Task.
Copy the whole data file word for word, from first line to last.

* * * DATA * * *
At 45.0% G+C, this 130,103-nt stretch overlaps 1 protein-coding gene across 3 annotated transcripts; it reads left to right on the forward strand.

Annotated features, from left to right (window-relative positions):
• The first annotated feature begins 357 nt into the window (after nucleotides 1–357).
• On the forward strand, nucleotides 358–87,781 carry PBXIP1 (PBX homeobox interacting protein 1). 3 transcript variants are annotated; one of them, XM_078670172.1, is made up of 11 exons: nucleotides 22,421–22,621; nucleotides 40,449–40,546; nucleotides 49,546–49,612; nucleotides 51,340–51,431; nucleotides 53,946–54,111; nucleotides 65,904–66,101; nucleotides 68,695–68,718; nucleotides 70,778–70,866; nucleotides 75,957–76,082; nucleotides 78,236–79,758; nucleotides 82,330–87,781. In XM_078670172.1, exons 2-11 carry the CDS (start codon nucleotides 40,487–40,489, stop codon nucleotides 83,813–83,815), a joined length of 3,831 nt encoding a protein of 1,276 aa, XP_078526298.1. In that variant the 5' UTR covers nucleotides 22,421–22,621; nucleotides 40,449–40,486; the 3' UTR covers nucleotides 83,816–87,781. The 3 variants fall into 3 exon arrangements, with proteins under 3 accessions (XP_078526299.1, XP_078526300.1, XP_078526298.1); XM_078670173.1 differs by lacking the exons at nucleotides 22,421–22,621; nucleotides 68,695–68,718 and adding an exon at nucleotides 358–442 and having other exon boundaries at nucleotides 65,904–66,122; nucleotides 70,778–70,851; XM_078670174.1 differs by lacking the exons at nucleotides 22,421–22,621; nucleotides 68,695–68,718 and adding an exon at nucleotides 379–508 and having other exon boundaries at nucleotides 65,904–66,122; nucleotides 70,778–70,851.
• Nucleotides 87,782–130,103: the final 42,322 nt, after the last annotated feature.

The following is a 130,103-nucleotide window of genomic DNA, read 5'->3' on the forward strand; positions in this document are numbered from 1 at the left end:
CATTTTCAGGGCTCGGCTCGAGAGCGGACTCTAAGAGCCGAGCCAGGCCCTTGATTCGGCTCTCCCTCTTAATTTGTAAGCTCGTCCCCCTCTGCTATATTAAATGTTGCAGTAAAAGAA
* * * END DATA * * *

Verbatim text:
At 45.0% G+C, this 130,103-nt stretch overlaps 1 protein-coding gene across 3 annotated transcripts; it reads left to right on the forward strand.

Annotated features, from left to right (window-relative positions):
• The first annotated feature begins 357 nt into the window (after nucleotides 1–357).
• On the forward strand, nucleotides 358–87,781 carry PBXIP1 (PBX homeobox interacting protein 1). 3 transcript variants are annotated; one of them, XM_078670172.1, is made up of 11 exons: nucleotides 22,421–22,621; nucleotides 40,449–40,546; nucleotides 49,546–49,612; nucleotides 51,340–51,431; nucleotides 53,946–54,111; nucleotides 65,904–66,101; nucleotides 68,695–68,718; nucleotides 70,778–70,866; nucleotides 75,957–76,082; nucleotides 78,236–79,758; nucleotides 82,330–87,781. In XM_078670172.1, exons 2-11 carry the CDS (start codon nucleotides 40,487–40,489, stop codon nucleotides 83,813–83,815), a joined length of 3,831 nt encoding a protein of 1,276 aa, XP_078526298.1. In that variant the 5' UTR covers nucleotides 22,421–22,621; nucleotides 40,449–40,486; the 3' UTR covers nucleotides 83,816–87,781. The 3 variants fall into 3 exon arrangements, with proteins under 3 accessions (XP_078526299.1, XP_078526300.1, XP_078526298.1); XM_078670173.1 differs by lacking the exons at nucleotides 22,421–22,621; nucleotides 68,695–68,718 and adding an exon at nucleotides 358–442 and having other exon boundaries at nucleotides 65,904–66,122; nucleotides 70,778–70,851; XM_078670174.1 differs by lacking the exons at nucleotides 22,421–22,621; nucleotides 68,695–68,718 and adding an exon at nucleotides 379–508 and having other exon boundaries at nucleotides 65,904–66,122; nucleotides 70,778–70,851.
• Nucleotides 87,782–130,103: the final 42,322 nt, after the last annotated feature.

The following is a 130,103-nucleotide window of genomic DNA, read 5'->3' on the forward strand; positions in this document are numbered from 1 at the left end:
CATTTTCAGGGCTCGGCTCGAGAGCGGACTCTAAGAGCCGAGCCAGGCCCTTGATTCGGCTCTCCCTCTTAATTTGTAAGCTCGTCCCCCTCTGCTATATTAAATGTTGCAGTAAAAGAA